Safety committee begins tours of county schools
by Rachel Davis
Mar 05, 2013 | 3099 views | 0 0 comments | 12 12 recommendations | email to a friend | print
The Walker County Safety and Security Committee recently toured Sumiton Elementary/Middle School, Dora High School and T.S. Boyd Elementary School to make safety recommendations to the administrators. The committee will visit each school in the county before the end of the school year. – Photo by: Rachel Davis.
The Walker County Safety and Security Committee recently toured Sumiton Elementary/Middle School, Dora High School and T.S. Boyd Elementary School to make safety recommendations to the administrators. The committee will visit each school in the county before the end of the school year. – Photo by: Rachel Davis.
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Every school in Walker County will be receiving a visit from the newly-formed Walker County Safety and Security Committee before the end of the school year. The committee will tour each school looking for ways to make the school safer for the students, teachers and faculty.

These safety measures include information on response from the school and local authorities in case of a school shooting, as well as updating plans for other emergencies such as severe storms, fire or kidnapping. This means considering every possible scenario and developing a plan that the schools can train their employees and students to follow. Every entrance, exit and area in each school must be considered from a variety of angles. For instance, the things that might be effective to keep someone out of the school could also be a detriment to the students trying to escape in case of fire.

In order to consider all the options, the diverse safety committee consists of Ray Capps, from the Walker County Sheriff’s Office; T.J. Burnett and Scott Karr, Sumiton Police chief and assistant chief; John Duchock, Dora Police Chief; J.C. Poe, Walker County Coroner and Bevill State Community College Police Chief; Phillip Freeman, deputy state fire marshal; and Glenda Wilson and Darrel Waid of the Walker County Board of Education.

“I'm pleased to be selected to work along side of the Walker County Board of Education and other agencies with the intent to suppress violent school incidents,” Duchock said. “Every child deserves a chance for a safe learning environment regardless of school size or district.  This joint effort provides ideas for policymakers to make changes where needed. One of my first issues to address two years ago was school incident preplanning and safety. It continues to be an ongoing priority as crime and society changes.”

The team toured Sumiton Elementary/Middle School, Dora High School and T.S. Boyd Elementary School last week, looking for issues and making recommendations to the administrators.

Capps had high praise for the school officials, who he said were well prepared and thinking ahead to protect the students in any event.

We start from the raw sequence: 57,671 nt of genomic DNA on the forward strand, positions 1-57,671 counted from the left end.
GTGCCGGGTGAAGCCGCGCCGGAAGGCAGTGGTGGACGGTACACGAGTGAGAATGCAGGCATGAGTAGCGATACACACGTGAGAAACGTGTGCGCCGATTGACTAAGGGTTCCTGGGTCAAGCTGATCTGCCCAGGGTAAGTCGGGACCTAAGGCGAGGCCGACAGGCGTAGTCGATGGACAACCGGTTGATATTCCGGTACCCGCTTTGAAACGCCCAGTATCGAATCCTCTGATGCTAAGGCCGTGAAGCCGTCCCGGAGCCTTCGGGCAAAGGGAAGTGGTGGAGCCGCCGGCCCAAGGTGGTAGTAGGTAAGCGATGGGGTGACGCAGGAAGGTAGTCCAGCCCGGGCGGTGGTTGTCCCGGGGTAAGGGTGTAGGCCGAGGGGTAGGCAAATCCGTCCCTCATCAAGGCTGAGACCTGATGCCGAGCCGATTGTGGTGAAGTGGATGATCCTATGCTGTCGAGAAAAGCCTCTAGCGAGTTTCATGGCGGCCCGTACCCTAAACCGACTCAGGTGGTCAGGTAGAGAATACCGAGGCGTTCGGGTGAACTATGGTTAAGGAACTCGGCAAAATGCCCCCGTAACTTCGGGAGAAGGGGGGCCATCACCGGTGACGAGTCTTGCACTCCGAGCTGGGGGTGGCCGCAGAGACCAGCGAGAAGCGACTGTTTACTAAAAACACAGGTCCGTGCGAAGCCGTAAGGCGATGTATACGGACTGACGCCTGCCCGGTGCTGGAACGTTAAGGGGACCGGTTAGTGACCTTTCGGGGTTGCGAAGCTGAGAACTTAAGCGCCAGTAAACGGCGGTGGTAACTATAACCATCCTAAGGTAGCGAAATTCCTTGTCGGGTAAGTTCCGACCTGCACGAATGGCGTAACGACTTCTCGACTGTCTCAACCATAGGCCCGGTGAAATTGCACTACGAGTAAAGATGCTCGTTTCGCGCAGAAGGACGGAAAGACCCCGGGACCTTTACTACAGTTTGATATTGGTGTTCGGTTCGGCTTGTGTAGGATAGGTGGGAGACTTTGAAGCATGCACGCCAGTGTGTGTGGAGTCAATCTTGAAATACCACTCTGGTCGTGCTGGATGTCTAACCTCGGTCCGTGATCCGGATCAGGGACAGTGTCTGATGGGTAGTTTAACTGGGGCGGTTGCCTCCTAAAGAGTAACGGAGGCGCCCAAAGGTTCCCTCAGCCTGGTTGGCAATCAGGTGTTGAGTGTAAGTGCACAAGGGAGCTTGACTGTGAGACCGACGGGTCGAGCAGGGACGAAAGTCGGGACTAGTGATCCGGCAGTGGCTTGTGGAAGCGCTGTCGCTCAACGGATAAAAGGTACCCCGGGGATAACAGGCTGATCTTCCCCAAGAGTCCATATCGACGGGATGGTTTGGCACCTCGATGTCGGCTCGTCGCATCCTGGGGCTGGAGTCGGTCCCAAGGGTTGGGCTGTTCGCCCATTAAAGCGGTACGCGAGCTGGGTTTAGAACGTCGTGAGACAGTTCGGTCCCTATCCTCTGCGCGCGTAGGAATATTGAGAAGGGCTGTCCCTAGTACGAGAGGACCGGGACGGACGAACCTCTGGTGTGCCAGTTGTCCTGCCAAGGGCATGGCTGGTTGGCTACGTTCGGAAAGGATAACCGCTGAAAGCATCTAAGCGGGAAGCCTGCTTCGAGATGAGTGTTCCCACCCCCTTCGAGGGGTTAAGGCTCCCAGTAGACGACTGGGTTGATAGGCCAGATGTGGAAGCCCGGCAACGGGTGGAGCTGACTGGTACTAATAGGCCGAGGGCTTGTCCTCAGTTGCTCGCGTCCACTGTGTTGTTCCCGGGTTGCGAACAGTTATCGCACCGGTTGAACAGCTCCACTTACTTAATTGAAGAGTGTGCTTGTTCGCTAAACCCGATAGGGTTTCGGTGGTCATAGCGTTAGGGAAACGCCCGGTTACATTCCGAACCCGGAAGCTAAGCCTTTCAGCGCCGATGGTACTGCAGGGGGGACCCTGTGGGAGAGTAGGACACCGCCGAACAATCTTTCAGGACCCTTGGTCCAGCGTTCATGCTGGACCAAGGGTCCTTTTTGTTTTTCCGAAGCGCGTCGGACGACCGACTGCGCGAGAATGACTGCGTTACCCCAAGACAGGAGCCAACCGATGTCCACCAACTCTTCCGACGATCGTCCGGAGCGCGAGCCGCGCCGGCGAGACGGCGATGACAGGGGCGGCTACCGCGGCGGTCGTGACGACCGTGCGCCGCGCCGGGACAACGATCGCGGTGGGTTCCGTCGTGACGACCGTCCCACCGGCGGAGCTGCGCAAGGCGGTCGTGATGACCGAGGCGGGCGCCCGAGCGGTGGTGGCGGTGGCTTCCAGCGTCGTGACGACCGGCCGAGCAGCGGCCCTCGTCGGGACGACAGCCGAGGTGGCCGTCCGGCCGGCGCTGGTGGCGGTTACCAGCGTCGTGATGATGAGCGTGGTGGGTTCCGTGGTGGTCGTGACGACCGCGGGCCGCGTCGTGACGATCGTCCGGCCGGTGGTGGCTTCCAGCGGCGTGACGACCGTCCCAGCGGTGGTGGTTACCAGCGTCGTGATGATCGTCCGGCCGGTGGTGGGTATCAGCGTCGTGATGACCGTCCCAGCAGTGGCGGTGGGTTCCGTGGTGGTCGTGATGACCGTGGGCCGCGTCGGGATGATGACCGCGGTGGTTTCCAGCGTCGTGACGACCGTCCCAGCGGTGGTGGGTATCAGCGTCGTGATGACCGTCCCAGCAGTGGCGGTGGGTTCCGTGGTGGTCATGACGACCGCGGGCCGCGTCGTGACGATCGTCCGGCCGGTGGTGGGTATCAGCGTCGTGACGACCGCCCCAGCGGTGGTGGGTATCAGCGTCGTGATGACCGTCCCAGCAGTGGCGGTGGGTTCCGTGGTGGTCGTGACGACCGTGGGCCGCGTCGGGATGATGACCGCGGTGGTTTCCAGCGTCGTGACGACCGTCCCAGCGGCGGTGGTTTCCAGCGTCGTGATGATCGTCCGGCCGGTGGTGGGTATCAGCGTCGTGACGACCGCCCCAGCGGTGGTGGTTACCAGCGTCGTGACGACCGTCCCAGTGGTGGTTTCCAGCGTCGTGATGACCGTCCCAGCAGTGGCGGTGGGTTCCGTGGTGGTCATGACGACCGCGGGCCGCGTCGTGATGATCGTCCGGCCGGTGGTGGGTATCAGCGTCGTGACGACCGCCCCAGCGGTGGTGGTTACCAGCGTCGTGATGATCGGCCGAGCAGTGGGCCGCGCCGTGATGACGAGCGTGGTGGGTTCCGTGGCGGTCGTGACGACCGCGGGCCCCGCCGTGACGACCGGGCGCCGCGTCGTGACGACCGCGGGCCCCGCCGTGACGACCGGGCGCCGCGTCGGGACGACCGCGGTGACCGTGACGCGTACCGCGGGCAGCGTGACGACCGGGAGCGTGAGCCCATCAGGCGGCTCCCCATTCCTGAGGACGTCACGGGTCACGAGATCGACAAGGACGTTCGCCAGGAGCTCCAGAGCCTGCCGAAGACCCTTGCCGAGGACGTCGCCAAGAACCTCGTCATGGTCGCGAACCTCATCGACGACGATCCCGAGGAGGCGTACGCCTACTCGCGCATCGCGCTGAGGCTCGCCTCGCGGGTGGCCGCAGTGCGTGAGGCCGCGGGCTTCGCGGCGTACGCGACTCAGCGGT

He also praised the law enforcement in the area, saying that Dora and Sumiton police had already taken steps to ensure their schools were protected.

“The City of Sumiton is committed to improving the safety and security of all students,” Karr said. “This coordinated effort vastly elevates the level of preparedness through the groups’ expertise and sharing of best practices.”

Many local law enforcement officials and educators are attending the two-day Virtual Alabama School Safety Summit at the Renaissance Convention Center in Montgomery, which wraps up today. The summit is focused on teaching the participants to use Virtual Alabama’s services as well as other safety technology, understand and deal with behavioral issues in schools, and developing comprehensive emergency plans for the schools.

Bentley: Alabama police

hold school safety answers

MONTGOMERY (AP) — Alabama Gov. Robert Bentley said Monday he believes the ultimate solution to the school safety issue rests with law enforcement.

The governor on Monday addressed the opening session of a two-day seminar at a Montgomery hotel on school safety. Bentley, legislators and education officials have been discussing how to keep schools safe since the December shootings at a Connecticut elementary school.

A number of proposals have been made to deal with the school safety issue, but Bentley says he wants law enforcement officers to have a say in the final solution.

Bentley said a solution that involves law enforcement doesn’t mean there would have to be a police officer in every school.

The governor said it is going to take people working together to come up with a solution to the problem.

Much of the discussion at the conference Monday and Tuesday would concern a computer program known as “Virtual Alabama,” which allows emergency workers responding to a call at a school, hospital or other similar facility to be able to access information and maps about a facility, such as where hazardous materials are located.

“We’re here to discuss this technology that can save lives,” the governor said.

Alabama’s Homeland Security Director and senior law enforcement adviser Spencer Collier said a purpose of the conference is that “there’s nothing more important to us than school safety.”